In addition to landscape modification to let light shine down on the termites to kill them, you can also try to keep them away by taking away elements of the landscape that provide food. The perfect example would be mulch. While mulch is great at ensuring your plants get plenty of nutrients, it is essentially an endless buffet for termites. To start off, mulch is fully made out of cellulose, meaning that every component of it attracts the termites. To make it even more attractive, mulch maintains moisture incredibly effectively. Thanks to the appeal of mulch, simply removing it from the area next to your home can sometimes be enough to dramatically reduce or completely eliminate your termite problem.

Using Nematodes
One very popular and fully natural method of getting rid of termites without professionals is to use nematodes. These are actually worms, making them a fully natural solution. Parasitic nematodes feed on a range of nuisance insects, including termites. They may or may not be able to completely rid you of your termite problem, but they will at least make a dent in it. As a bonus, they will also eat more than 200 other insect pests that may or may not be ruining your garden, such as Japanese beetles.

Use a Liquid Barrier
For the best results when dealing with termites, you will likely want to combine some of the natural control methods with chemical methods. Using a liquid termite barrier is the perfect option for preventing and minimizing invasions. This method will work by creating a barrier that poisons any termites that come into contact with it. Any termites already in your home will stay there, but new ones cannot get in. You can also use the liquid barrier around tree stumps, wood piles, and anywhere else the termites consider a snack.

Using Chemicals Directly
You always want to be cautious when using chemicals inside your home, but you can still apply chemicals directly to termites when they are not in a living area. These are used in pinpointed locations to minimize the risk to you, your family, and your pets. One example would be a termite-killing foam.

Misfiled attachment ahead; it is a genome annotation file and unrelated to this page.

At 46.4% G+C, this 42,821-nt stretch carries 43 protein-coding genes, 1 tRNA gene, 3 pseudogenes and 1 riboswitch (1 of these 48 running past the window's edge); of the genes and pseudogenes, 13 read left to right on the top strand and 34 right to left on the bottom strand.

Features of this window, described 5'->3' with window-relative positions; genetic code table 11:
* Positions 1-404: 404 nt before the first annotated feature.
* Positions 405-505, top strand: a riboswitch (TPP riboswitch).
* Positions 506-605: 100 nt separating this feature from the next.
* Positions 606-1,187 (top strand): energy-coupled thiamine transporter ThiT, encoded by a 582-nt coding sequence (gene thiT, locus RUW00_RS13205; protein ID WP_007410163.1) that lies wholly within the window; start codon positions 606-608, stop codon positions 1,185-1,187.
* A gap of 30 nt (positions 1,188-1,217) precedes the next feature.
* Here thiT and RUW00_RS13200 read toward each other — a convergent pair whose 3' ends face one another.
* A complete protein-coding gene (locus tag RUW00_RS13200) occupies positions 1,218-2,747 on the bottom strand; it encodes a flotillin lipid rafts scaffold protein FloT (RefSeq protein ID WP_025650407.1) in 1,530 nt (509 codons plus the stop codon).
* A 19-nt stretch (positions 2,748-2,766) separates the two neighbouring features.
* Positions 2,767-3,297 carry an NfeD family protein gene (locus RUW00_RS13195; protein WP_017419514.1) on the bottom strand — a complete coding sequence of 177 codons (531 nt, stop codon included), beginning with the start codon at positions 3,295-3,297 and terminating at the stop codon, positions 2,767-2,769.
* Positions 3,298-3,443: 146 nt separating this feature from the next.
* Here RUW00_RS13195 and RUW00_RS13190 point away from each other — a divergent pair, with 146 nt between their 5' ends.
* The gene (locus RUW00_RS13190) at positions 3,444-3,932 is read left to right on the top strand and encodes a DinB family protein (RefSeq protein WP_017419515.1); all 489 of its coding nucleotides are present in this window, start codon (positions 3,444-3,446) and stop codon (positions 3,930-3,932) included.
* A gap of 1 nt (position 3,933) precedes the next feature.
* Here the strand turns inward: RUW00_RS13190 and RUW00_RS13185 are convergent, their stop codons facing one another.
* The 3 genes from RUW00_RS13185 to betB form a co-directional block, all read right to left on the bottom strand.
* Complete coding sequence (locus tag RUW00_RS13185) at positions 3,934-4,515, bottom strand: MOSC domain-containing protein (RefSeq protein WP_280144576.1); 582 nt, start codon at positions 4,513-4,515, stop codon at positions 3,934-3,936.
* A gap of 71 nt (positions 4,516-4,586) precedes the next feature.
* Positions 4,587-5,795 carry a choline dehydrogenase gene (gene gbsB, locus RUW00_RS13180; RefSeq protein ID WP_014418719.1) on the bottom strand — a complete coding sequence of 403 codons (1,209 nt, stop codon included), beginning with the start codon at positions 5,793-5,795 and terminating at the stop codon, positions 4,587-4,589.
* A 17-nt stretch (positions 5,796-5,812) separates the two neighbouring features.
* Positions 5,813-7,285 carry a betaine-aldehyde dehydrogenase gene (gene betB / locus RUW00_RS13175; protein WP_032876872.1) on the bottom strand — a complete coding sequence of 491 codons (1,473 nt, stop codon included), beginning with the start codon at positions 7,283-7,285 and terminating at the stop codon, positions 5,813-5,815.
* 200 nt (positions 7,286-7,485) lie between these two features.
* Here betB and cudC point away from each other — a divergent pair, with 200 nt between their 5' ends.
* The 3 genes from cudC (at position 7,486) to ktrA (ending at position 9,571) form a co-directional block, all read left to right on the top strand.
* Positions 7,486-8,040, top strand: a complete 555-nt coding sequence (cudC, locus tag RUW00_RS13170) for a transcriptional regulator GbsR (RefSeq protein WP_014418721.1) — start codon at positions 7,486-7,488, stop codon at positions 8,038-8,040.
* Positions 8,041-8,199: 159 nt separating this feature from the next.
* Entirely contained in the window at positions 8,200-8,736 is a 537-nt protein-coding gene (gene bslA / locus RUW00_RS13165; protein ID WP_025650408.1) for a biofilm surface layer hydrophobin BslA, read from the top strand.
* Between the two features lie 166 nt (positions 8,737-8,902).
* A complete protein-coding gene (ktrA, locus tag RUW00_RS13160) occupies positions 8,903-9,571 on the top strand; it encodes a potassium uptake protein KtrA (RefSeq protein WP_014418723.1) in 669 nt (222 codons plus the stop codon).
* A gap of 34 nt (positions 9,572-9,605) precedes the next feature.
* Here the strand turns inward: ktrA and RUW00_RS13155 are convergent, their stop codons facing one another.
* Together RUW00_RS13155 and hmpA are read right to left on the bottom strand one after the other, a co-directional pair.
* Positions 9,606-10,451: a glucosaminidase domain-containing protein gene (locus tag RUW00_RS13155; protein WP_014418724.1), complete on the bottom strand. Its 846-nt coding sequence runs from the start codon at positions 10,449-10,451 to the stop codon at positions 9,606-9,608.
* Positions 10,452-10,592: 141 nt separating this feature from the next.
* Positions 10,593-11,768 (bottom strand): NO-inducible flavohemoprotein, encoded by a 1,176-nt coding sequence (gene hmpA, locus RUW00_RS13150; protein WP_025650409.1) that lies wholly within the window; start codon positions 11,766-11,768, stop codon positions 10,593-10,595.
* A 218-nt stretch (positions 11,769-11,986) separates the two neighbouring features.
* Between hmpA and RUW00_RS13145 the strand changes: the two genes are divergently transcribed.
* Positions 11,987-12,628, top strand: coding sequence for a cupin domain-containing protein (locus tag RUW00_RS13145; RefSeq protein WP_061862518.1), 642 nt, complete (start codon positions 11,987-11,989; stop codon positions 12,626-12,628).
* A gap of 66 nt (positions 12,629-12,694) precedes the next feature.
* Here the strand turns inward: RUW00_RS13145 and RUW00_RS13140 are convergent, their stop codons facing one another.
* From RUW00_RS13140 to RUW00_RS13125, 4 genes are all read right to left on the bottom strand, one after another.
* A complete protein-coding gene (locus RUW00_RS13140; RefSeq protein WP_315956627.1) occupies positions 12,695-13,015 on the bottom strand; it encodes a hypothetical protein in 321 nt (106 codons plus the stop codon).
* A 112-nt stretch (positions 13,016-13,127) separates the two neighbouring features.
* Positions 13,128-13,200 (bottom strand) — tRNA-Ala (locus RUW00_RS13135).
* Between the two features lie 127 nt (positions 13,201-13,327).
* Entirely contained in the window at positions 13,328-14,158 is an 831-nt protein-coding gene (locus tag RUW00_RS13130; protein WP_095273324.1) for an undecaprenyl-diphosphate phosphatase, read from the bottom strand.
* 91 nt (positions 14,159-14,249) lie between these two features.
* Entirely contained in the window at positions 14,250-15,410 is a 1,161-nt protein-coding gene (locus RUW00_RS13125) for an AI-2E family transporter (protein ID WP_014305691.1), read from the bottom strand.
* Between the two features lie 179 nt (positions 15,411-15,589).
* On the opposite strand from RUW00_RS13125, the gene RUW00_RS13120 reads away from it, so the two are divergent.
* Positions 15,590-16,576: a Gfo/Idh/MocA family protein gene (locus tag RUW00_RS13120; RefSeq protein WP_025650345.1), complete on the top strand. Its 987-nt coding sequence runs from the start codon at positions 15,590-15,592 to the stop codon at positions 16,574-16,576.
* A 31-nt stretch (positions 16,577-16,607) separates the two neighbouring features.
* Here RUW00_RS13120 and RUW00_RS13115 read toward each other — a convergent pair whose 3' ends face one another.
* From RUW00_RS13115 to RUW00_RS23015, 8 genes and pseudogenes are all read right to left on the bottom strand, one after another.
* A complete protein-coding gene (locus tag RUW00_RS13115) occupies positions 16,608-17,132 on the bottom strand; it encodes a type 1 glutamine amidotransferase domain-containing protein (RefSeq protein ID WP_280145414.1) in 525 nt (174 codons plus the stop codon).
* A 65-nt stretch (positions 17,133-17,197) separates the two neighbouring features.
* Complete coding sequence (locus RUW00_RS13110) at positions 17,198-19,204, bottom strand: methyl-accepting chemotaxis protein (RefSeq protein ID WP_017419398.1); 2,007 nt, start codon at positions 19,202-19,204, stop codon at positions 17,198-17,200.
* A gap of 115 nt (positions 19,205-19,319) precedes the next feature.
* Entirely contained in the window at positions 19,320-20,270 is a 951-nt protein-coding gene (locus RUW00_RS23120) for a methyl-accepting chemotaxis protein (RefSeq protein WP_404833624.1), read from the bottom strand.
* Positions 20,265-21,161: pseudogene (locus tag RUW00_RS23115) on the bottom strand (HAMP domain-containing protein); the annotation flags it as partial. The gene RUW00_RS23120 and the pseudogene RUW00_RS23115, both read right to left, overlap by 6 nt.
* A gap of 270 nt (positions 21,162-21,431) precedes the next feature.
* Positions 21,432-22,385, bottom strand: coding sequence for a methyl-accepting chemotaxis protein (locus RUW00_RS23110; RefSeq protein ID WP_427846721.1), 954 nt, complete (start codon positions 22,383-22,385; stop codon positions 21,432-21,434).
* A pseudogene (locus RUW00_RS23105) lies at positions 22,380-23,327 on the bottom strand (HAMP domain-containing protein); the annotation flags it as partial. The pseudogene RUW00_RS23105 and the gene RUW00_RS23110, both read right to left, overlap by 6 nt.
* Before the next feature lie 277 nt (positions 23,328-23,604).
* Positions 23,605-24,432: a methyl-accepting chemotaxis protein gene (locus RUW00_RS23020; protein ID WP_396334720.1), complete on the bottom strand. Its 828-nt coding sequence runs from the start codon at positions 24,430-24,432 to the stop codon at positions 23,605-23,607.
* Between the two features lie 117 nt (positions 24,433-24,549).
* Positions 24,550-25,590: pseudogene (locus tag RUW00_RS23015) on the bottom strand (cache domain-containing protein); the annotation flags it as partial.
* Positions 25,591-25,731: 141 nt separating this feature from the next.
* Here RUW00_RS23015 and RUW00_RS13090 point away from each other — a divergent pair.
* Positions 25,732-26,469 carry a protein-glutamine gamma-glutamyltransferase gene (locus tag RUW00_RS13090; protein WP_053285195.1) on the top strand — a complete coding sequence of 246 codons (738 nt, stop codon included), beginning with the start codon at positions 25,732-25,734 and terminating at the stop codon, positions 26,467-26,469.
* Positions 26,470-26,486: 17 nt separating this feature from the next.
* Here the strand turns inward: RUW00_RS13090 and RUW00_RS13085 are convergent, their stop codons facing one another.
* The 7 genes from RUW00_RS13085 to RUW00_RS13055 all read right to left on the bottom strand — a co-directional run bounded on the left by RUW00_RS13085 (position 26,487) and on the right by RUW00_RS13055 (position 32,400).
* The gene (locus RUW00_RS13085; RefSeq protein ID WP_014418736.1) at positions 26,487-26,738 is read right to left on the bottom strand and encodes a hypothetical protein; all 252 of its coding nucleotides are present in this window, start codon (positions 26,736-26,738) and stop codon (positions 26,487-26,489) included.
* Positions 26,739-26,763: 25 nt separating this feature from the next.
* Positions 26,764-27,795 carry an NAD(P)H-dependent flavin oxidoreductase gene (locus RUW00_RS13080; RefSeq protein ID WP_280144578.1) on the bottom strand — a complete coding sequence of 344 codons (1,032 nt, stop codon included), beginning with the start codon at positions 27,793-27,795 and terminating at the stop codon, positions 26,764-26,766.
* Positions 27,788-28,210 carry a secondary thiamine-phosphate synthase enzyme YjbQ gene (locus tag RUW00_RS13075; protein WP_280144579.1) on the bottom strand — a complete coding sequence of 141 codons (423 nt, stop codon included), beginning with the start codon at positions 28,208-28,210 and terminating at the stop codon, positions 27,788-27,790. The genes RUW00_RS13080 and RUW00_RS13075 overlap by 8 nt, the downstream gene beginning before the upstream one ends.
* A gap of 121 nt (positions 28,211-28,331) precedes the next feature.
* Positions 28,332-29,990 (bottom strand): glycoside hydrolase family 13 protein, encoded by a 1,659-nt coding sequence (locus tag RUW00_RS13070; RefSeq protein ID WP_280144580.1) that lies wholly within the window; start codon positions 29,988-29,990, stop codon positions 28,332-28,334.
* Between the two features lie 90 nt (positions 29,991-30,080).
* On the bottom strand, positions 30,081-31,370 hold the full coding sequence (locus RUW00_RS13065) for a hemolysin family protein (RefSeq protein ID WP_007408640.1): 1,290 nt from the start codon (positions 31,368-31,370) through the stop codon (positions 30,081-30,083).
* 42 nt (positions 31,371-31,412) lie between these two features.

Using Poisoned Bait
Poisoned bait is another useful solution for dealing with termites. It still relies on chemicals but in smaller quantities than the liquid barrier would. The bait attracts termites who see it as food. They then bring it back to the colony where other termites eat it and die. The poisoned bait methods also work as termite detection since you know the termites are present if they used the bait station. For the best results, place the bait stations strategically around your property.

Using Boric Acid
If you are not sure if you want a chemical or a natural solution for termites, consider boric acid. It works to kill termites, along with most other harmful insects. Experts believe it negatively impacts their metabolic and digestive systems. It is not fully natural but is much less toxic than other chemical methods. Just be careful where you use boric acid around humans and animals. Ideally, you will use the above methods as interim methods to fight the termites or reduce their colony before hiring a professional to kill the remaining insects and prevent new ones.

Go back to the Home Pest Control home page or email us for more info about Tips for Getting Rid of Termites Yourself